In the final days of WWII, an earnest but somewhat dense sailor (played by Buster Keaton) is lost at sea. Months later, he makes a landing, but, not realizing that the war is over and ... See full summary »
Luis G. Barreiro,
Guillermo Bravo Sosa
During World War II an American travels to Britain to sell an old house near London that belongs to his family. But he mets Susan Trimble who lives in the house and who is strictly against ... See full summary »
Naive, bookish Professor Post (of Potts College) inherits a huge amount of money and decides that now he can afford to go out and enjoy life. He falls for a dancer in a bad stage show, and with his new money decides to buy the show and take it to Broadway. Will the Professor prove too nice to succeed in show business? Or will he triumph over bill-collectors, critics, and sexy vamp Eleanor Espere? Written by
Ken Yousten <email@example.com>
Despite an onscreen copyright statement, a copyright was never registered; the movie is in the Public Domain. See more »
While Professor Post (Buster Keaton) is dragged by the train, clutching his luggage, his hat flies off and he is unable to grab it. In the next shot, his hat is once again firmly on his head. See more »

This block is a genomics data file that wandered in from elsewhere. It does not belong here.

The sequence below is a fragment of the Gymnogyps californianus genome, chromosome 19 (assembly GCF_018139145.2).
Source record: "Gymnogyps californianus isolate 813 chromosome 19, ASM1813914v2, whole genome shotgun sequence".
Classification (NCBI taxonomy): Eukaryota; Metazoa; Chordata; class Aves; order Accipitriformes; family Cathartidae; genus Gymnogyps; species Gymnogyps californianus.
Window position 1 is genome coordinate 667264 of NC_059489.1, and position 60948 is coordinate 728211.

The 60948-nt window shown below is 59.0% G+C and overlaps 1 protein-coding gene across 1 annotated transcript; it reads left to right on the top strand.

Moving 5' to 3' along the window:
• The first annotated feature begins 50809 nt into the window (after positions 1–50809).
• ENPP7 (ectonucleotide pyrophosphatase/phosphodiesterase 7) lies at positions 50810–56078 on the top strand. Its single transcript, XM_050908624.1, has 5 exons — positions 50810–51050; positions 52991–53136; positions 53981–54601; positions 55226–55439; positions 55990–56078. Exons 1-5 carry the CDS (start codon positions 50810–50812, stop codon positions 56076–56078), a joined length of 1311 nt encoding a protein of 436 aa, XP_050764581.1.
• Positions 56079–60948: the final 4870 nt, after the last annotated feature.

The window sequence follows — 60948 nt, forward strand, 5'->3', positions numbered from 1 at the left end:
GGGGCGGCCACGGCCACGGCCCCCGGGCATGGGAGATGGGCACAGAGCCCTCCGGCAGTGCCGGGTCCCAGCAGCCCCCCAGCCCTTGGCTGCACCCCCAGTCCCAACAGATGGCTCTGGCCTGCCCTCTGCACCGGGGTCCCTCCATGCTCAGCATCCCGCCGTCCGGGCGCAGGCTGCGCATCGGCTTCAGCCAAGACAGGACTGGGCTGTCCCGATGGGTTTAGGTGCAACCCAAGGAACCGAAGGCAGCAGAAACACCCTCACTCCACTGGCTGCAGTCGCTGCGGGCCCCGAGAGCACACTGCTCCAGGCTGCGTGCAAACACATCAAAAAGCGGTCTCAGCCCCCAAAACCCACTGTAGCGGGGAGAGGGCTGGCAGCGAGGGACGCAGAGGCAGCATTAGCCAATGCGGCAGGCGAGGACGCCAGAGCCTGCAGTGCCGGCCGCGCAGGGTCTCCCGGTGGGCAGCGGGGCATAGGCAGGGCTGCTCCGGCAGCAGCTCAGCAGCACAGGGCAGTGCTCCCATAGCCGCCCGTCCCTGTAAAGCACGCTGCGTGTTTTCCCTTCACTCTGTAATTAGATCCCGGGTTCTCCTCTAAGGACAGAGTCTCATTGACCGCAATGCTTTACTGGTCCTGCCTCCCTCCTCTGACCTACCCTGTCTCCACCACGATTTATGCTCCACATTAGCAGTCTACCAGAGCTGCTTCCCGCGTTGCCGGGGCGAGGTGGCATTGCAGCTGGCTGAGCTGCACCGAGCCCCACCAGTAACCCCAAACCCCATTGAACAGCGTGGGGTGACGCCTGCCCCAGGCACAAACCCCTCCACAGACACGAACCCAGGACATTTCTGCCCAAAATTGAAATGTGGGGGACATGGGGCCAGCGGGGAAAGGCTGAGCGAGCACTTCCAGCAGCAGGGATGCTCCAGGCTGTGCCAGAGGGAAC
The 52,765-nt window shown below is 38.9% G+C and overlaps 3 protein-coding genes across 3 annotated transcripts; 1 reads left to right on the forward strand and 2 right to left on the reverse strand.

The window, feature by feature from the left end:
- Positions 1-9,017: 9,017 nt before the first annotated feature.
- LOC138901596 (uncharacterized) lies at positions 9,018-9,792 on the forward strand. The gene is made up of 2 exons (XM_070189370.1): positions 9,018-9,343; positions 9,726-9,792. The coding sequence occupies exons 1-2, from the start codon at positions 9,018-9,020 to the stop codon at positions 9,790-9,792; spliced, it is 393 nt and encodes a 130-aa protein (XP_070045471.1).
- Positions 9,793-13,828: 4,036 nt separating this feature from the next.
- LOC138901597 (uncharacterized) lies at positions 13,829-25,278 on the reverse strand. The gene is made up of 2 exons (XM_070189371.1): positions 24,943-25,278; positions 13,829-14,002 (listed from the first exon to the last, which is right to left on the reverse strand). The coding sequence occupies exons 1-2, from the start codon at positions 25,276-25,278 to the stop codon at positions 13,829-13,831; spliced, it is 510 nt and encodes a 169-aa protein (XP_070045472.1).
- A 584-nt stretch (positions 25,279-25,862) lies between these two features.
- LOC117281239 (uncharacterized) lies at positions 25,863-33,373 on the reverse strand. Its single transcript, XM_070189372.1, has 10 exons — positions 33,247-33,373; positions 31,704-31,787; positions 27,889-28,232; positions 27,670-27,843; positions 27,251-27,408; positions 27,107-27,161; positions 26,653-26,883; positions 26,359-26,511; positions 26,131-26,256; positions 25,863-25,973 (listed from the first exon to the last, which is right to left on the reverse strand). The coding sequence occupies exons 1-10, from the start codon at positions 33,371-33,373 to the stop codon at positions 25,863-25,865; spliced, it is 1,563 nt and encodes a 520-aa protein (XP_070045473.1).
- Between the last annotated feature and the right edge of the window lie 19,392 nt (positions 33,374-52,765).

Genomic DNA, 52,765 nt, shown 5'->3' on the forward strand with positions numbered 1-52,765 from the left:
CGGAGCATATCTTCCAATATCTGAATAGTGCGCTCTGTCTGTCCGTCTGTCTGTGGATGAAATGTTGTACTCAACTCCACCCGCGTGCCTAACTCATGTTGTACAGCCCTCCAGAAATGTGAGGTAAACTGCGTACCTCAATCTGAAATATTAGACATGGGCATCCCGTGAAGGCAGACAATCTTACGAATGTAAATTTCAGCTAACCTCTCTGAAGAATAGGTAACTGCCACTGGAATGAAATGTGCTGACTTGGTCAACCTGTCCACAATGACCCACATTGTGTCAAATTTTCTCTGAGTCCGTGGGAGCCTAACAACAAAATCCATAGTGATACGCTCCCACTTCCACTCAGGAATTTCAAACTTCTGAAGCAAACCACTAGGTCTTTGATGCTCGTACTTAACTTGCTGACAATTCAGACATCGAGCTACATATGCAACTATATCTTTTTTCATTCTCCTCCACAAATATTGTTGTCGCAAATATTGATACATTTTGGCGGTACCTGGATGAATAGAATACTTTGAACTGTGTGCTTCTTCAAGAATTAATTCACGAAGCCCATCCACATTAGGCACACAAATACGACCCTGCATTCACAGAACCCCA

Watching "Speak Easily" is painful for fans of Buster Keaton. Seeing such a phenomenal writer, actor, comic, director, and stunt man subjected to this humiliating spectacle is like seeing a Picasso used as a drop cloth, or perhaps more like seeing the finest Camembert adulterated with whey solids and processed into Cheez-Whiz.
Keaton is ill-cast as Professor Post, whose overblown vocabulary is the only thing keeping him from saying, "Tell me about the rabbits, George." (Post would have said something like, "Kindly inform me as to the status of the small mammals in the family Leporidae of the order Lagomorpha, kind sir, who I believe is primarily addressed with the epithet 'George'.") When Keaton created his own characters, they might be situationally clueless but they weren't stupid. They were quick studies and became masters of their worlds. Not so with Post, who never stops stumbling and bumbling and who who has no more control of his destiny than a bilge rat had of the Titanic. And while Keaton's original characters had a charming naiveté and innocence, Post comes across as such a profound sexual retardate that if he ever did become physically aroused, he'd put an ice bag on the swelling and seek medical help.
There are a couple of small, redeeming moments, such as Keaton's attempts to get rid of the vampish Thema Todd or his suggestion as to appropriate attire for a Greek dance, but it's just not worth enduring the entire film to see them.
If you're a fan of bad movies, get drunk and watch "Speak Easily" with friends, a la "Mystery Science Theater 3000". But other than that, stick with the silents. Let them be 100% of what Buster Keaton is remembered for.
2 of 7 people found this review helpful.
Was this review helpful to you?